Building projects are facing longer timelines due to a shortage of supplies such as appliances, flooring materials, hardware and lumber, and builders are finding some clever ways to pass the associated costs onto home buyers.
Builders have reported difficulty in securing appliances such as air conditioners, refrigerators and washing machines for new homes due to supply chain disruptions resulting from the COVID-19 pandemic, and prices are rising because of that, BUILDER reported.
In a survey by Meyers Research in July, almost half of all builders said they faced disruptions to their supply lines, and 80% of 300 division presidents in a survey in August said those challenges are likely to impact their sales plans in 2021.
“When flooring is delayed, we have to rework our schedules to allow for other things to progress, or we have to put the home on hold and wait for the material or reselect something that is available at the time,” Jon McReynolds, Garman Homes division president in Raleigh, N.C., told BUILDER.
Meanwhile, the increase in the cost of lumber has added approximately $16,000 to the cost of building a single-family home since April, the National Association of Home Builders says. In response to this McReynolds said Garman has adjusted the price of its new homes at the community level, while lot premiums now also cost more.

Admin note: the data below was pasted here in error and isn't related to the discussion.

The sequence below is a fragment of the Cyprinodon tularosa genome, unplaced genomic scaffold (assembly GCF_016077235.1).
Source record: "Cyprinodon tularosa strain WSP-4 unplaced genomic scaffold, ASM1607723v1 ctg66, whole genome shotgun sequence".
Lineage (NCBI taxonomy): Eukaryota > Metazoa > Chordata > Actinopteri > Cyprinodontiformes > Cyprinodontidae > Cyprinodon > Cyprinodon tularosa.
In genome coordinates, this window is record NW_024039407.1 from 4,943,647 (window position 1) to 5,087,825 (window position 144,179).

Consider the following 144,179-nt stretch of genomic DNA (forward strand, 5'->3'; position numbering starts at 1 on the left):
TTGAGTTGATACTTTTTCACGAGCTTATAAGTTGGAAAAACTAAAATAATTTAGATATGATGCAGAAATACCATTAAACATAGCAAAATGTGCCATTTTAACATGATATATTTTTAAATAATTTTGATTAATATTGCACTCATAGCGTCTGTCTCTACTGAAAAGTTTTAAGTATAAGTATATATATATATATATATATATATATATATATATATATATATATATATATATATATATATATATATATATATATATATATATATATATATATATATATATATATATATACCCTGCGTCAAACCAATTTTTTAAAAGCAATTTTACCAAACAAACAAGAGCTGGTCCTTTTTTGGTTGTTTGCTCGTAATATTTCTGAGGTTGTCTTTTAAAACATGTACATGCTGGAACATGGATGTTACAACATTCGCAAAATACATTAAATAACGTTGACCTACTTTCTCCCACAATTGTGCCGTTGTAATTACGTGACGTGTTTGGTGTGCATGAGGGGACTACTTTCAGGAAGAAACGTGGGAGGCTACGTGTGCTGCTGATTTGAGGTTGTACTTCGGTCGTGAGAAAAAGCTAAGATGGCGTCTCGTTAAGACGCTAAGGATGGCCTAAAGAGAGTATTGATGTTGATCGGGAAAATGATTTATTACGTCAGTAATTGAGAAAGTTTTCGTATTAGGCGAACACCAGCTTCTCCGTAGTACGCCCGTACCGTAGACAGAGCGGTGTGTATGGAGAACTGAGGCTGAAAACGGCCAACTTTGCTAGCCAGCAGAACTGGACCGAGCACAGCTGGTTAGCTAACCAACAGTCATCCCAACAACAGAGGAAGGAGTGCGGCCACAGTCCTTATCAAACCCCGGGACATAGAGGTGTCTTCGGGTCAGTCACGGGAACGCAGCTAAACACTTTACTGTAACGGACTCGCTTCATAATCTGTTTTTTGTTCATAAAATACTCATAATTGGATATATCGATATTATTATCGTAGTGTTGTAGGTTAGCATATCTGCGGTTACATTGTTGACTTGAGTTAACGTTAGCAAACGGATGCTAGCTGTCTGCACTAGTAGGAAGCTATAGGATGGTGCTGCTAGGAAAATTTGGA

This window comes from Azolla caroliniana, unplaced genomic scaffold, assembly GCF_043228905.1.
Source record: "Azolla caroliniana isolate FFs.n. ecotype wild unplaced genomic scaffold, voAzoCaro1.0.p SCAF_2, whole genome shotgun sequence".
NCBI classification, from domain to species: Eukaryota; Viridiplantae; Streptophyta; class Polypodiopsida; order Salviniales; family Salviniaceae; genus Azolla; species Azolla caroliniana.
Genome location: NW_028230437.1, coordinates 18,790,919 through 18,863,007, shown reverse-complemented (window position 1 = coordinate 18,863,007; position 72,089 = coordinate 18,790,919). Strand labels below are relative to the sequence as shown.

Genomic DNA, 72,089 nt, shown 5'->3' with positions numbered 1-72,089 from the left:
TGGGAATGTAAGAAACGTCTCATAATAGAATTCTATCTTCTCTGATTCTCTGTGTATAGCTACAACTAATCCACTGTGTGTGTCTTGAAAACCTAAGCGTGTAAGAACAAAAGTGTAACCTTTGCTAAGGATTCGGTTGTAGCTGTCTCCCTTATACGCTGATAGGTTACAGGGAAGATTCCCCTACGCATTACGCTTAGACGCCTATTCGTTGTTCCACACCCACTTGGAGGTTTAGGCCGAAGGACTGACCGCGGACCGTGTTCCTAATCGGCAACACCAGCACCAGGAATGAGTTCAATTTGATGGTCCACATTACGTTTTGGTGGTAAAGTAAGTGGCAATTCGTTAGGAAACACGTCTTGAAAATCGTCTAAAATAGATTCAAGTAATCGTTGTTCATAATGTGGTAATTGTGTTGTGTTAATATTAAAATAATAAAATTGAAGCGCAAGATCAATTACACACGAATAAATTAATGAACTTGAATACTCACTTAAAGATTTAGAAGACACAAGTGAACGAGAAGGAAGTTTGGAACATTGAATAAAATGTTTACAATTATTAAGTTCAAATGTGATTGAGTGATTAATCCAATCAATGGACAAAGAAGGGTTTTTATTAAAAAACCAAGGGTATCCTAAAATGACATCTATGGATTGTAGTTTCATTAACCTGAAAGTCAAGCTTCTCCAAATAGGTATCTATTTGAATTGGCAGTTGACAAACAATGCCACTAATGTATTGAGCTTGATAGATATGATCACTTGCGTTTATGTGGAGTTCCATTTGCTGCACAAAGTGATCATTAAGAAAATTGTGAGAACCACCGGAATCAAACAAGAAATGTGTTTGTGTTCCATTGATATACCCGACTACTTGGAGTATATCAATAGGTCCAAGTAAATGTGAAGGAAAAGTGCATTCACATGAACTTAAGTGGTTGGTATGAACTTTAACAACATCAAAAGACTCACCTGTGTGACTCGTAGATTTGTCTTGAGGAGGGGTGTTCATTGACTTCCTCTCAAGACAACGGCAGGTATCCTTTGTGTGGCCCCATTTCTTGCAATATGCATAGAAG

Some builders have resorted to using the escalation clauses in their contracts, so that customers will have to pay the additional costs if prices rise by a certain percentage.
Other builders have smarter ideas to offset the rising costs for buyers. For example Meritage Homes is offering to scale back on upgrades for new homes, so buyers can choose from just a few product collections at the same price point, instead of paying more. It used to offer 56 different dishwashers for instance, but now only provides a choice of six models that are well-stocked.
“We’re going to have a lot more success in being able to procure those dishwashers, for example, than we are some of [Whirlpool’s] slower-selling, more expensive models,” Steve Hilton, chairman and CEO of Meritage Homes, told BUILDER. “That goes on and on for every component of the house, whether it’s door locks, plumbing, fixtures, carpeting, or tile.”